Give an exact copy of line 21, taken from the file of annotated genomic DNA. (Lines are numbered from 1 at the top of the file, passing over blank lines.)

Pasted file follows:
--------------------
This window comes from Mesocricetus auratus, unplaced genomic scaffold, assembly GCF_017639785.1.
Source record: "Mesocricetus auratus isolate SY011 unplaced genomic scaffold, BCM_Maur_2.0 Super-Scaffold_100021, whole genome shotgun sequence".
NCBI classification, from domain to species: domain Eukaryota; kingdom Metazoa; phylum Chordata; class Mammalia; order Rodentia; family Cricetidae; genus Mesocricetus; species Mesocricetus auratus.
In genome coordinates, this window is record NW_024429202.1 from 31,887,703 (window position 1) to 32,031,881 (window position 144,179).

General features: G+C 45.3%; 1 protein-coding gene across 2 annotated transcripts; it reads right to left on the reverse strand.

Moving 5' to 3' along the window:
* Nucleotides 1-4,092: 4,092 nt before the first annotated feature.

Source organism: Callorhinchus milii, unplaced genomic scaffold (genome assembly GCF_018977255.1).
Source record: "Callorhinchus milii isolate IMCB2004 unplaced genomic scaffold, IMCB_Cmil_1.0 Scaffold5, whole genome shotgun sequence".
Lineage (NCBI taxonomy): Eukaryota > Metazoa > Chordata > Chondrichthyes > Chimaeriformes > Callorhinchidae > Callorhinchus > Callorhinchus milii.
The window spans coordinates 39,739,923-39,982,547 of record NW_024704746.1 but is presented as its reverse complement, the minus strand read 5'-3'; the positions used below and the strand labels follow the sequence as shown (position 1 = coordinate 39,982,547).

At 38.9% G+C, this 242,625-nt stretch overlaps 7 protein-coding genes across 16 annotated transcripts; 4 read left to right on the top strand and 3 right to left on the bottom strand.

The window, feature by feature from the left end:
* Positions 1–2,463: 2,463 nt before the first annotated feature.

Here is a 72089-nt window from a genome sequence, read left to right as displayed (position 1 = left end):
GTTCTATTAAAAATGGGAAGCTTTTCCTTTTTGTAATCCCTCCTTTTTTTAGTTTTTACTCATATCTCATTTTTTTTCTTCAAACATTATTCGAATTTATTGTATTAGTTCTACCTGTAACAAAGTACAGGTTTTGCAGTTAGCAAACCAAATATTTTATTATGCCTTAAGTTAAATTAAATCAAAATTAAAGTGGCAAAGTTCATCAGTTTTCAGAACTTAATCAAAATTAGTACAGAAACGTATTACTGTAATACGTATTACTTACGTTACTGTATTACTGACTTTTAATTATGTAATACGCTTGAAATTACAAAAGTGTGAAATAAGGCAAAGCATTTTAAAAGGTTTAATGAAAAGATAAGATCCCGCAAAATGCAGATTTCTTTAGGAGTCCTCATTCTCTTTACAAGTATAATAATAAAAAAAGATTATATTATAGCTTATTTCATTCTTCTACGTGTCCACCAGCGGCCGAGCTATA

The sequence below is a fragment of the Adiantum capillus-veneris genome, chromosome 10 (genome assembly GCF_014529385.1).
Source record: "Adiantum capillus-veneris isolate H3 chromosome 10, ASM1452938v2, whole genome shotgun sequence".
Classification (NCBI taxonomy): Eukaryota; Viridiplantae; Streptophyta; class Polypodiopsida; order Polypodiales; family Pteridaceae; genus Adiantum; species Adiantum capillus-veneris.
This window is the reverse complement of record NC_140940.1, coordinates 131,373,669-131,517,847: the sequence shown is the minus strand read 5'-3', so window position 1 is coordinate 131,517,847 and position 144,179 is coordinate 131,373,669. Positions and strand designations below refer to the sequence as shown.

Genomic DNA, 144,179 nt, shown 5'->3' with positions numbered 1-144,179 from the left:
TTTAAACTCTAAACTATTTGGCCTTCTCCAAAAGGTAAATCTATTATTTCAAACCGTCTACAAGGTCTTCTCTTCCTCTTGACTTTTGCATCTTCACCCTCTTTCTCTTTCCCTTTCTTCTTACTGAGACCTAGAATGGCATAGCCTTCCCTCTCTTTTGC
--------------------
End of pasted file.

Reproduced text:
Genomic DNA, 144,179 nt, shown 5'->3' with positions numbered 1-144,179 from the left: